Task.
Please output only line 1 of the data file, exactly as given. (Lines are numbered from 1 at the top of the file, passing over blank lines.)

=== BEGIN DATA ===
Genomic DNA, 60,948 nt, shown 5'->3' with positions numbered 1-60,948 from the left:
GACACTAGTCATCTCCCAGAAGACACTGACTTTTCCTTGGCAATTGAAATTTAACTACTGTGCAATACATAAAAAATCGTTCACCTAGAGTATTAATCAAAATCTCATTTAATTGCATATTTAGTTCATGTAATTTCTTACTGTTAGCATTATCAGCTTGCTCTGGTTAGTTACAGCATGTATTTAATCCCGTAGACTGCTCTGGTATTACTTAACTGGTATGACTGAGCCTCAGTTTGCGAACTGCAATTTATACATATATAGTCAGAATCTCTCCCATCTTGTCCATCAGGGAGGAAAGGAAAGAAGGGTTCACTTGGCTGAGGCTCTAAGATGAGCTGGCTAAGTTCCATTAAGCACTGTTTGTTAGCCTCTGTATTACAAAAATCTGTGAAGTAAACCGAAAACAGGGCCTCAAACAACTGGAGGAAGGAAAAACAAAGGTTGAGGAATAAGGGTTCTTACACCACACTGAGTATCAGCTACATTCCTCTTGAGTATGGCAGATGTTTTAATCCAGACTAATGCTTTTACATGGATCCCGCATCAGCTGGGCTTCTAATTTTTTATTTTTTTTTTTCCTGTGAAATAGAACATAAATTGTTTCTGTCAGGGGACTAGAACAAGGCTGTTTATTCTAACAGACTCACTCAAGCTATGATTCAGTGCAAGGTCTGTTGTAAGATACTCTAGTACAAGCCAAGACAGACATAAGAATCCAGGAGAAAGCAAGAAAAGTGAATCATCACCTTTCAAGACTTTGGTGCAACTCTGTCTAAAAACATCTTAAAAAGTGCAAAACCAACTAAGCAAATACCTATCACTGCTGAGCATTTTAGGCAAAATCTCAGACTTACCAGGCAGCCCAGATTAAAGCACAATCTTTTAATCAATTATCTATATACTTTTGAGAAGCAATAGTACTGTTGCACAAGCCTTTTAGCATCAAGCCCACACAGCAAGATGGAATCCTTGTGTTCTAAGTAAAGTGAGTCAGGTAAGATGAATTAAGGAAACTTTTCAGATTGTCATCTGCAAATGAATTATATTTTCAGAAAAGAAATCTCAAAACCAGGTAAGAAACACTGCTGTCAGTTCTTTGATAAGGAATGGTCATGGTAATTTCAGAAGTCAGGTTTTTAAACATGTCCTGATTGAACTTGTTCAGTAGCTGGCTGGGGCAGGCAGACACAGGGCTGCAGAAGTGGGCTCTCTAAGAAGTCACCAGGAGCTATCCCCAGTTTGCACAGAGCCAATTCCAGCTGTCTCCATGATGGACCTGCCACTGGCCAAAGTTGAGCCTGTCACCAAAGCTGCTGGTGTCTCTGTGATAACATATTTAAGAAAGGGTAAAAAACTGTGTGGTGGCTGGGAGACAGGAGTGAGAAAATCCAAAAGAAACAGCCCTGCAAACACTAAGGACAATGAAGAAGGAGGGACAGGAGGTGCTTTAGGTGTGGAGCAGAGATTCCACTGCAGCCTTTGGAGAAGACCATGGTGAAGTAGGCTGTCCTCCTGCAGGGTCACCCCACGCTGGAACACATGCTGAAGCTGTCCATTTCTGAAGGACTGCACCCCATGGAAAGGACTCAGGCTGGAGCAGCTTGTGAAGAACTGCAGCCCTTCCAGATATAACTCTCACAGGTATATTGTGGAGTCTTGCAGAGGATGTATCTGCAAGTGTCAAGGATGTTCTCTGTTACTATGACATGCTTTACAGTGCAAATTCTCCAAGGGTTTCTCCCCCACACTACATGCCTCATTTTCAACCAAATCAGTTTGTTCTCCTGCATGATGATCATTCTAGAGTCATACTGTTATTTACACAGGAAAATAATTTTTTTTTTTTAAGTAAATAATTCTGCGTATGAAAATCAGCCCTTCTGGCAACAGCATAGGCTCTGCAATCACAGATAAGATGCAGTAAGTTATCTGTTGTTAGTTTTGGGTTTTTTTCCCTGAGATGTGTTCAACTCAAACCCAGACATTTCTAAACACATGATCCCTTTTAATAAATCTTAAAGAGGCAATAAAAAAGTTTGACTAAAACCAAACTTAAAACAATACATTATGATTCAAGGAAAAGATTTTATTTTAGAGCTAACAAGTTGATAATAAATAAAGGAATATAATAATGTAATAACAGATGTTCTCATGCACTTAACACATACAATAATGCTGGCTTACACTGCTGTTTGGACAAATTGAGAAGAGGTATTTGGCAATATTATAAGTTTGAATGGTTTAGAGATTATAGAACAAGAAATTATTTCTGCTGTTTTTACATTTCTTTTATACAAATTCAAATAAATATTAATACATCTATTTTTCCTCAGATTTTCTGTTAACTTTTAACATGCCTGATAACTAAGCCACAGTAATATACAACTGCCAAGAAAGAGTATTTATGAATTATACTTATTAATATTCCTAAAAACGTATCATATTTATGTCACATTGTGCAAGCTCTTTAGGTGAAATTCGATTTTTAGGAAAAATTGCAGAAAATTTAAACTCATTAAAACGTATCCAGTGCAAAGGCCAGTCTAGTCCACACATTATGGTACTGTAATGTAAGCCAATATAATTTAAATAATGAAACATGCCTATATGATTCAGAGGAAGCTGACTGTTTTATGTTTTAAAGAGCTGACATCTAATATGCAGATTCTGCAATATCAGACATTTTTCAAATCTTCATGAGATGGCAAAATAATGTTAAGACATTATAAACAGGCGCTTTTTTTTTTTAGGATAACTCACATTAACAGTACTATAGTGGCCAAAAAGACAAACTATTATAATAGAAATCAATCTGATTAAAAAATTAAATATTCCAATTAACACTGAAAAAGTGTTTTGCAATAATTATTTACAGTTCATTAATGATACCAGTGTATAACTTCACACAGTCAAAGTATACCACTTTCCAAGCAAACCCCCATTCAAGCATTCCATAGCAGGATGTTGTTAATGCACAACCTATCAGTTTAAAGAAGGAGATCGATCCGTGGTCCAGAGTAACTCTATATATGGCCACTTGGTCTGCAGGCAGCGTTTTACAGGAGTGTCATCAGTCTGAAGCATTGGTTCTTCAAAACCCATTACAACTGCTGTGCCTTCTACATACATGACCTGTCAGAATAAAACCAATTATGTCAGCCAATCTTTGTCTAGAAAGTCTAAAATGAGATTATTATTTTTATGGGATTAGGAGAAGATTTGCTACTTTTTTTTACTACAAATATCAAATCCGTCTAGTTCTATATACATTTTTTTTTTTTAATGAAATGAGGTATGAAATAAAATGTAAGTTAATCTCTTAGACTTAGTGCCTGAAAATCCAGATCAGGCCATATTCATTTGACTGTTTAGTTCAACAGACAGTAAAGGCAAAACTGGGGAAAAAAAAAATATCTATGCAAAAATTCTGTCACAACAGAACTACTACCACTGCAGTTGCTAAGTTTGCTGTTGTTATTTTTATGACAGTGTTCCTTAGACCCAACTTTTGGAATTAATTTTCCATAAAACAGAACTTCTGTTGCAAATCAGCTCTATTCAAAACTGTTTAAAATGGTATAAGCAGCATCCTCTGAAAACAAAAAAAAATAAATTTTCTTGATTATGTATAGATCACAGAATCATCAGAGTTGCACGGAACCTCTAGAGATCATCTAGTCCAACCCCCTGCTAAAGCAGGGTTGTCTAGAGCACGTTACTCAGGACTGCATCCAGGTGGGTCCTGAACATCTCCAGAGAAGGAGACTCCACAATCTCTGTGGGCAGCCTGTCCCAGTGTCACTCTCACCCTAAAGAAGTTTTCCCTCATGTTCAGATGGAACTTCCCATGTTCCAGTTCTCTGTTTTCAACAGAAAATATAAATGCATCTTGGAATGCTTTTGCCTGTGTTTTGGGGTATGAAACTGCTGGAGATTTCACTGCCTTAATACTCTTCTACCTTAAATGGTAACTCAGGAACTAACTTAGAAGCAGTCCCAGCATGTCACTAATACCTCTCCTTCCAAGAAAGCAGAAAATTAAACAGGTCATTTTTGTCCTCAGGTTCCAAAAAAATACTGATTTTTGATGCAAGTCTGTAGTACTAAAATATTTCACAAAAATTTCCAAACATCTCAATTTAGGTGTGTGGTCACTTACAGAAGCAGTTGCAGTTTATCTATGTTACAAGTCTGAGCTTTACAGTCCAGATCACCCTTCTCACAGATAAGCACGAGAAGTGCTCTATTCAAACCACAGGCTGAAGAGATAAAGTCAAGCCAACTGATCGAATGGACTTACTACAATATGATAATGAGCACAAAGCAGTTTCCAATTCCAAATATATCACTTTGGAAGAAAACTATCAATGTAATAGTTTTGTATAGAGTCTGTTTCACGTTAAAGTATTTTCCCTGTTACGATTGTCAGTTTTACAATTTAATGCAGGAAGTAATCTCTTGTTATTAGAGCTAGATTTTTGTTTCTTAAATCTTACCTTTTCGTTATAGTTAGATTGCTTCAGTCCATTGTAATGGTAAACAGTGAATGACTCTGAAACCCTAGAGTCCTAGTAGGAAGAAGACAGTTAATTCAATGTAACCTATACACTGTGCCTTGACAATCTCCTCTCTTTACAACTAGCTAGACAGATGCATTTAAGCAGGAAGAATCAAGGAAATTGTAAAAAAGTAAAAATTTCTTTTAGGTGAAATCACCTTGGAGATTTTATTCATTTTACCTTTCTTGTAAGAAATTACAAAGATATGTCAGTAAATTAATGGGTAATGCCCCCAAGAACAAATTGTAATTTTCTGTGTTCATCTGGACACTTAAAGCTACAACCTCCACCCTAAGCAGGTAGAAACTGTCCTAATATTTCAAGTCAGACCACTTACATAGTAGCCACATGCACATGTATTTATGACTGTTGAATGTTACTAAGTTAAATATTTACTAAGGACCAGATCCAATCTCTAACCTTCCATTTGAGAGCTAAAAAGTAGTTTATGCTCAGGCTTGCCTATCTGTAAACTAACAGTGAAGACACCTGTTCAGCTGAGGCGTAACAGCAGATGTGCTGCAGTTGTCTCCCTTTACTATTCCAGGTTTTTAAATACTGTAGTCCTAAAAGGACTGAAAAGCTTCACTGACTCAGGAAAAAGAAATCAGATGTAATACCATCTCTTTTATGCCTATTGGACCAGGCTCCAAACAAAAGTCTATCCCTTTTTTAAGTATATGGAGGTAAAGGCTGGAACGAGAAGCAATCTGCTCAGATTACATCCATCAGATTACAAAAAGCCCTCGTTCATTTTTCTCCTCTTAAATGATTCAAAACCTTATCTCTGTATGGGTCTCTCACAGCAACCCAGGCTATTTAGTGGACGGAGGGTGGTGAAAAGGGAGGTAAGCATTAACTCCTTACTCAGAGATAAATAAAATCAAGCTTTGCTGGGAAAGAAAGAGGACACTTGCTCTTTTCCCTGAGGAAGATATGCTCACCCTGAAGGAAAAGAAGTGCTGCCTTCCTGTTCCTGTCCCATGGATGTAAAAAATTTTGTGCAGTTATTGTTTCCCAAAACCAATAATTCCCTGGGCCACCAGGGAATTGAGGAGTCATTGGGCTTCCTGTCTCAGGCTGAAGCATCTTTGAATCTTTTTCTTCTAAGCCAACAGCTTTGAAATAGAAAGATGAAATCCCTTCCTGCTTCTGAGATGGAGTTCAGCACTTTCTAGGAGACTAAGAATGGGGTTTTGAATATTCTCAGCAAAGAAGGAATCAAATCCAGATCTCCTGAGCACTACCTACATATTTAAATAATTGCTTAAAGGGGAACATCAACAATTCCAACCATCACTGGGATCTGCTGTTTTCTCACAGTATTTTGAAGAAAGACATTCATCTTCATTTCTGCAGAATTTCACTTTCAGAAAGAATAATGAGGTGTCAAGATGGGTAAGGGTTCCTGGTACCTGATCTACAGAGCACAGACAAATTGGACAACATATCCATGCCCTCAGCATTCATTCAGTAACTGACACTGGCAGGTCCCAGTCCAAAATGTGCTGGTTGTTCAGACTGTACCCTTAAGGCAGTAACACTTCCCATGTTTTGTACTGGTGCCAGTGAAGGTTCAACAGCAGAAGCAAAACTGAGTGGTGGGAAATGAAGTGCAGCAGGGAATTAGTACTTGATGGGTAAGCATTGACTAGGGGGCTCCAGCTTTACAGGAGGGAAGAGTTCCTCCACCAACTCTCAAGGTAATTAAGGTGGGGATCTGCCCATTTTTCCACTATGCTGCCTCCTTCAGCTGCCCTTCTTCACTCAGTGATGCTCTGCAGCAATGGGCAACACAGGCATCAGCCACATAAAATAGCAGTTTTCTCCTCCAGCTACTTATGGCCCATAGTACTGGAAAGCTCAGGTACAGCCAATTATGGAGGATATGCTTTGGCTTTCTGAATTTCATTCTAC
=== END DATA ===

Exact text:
Genomic DNA, 60,948 nt, shown 5'->3' with positions numbered 1-60,948 from the left: